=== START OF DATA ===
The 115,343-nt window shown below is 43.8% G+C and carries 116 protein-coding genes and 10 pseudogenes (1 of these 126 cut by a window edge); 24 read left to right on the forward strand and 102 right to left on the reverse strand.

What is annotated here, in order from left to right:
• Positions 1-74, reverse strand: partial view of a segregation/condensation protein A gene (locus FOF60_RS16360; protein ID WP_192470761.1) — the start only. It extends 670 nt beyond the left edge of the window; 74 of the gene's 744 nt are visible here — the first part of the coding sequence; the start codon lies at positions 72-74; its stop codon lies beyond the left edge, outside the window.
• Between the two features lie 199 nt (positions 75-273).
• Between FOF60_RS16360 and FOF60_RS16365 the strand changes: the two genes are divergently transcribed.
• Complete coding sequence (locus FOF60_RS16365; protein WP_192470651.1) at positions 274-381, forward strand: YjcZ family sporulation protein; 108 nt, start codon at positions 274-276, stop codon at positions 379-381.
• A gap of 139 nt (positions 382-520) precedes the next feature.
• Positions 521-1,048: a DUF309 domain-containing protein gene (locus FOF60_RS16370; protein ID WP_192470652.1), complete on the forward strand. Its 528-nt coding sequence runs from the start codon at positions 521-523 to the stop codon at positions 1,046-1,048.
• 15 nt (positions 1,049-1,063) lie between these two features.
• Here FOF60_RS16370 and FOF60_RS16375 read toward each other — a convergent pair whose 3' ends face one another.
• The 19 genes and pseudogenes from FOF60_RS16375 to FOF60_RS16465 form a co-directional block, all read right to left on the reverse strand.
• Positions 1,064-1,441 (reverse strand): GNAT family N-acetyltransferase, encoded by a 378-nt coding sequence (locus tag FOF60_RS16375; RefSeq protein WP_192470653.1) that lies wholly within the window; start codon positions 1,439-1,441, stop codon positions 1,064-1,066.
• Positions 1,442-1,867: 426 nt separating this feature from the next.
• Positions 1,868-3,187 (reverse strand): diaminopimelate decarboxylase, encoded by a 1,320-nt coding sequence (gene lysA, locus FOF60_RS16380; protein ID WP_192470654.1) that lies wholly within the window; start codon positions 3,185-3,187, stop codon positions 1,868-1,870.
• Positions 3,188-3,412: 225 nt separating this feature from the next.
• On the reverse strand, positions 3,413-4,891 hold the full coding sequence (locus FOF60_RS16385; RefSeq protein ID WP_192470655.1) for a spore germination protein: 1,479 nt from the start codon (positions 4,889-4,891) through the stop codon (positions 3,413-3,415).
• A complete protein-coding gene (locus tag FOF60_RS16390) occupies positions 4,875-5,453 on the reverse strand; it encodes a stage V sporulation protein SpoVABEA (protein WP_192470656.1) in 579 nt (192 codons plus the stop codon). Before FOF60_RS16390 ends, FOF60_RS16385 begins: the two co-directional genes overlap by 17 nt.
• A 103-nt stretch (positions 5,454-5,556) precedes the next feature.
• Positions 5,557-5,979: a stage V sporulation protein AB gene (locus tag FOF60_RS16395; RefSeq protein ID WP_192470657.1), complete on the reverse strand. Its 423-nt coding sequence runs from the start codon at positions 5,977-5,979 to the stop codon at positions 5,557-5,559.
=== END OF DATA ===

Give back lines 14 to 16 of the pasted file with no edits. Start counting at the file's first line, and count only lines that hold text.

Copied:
• Positions 1,868-3,187 (reverse strand): diaminopimelate decarboxylase, encoded by a 1,320-nt coding sequence (gene lysA, locus FOF60_RS16380; protein ID WP_192470654.1) that lies wholly within the window; start codon positions 3,185-3,187, stop codon positions 1,868-1,870.
• Positions 3,188-3,412: 225 nt separating this feature from the next.
• On the reverse strand, positions 3,413-4,891 hold the full coding sequence (locus FOF60_RS16385; RefSeq protein ID WP_192470655.1) for a spore germination protein: 1,479 nt from the start codon (positions 4,889-4,891) through the stop codon (positions 3,413-3,415).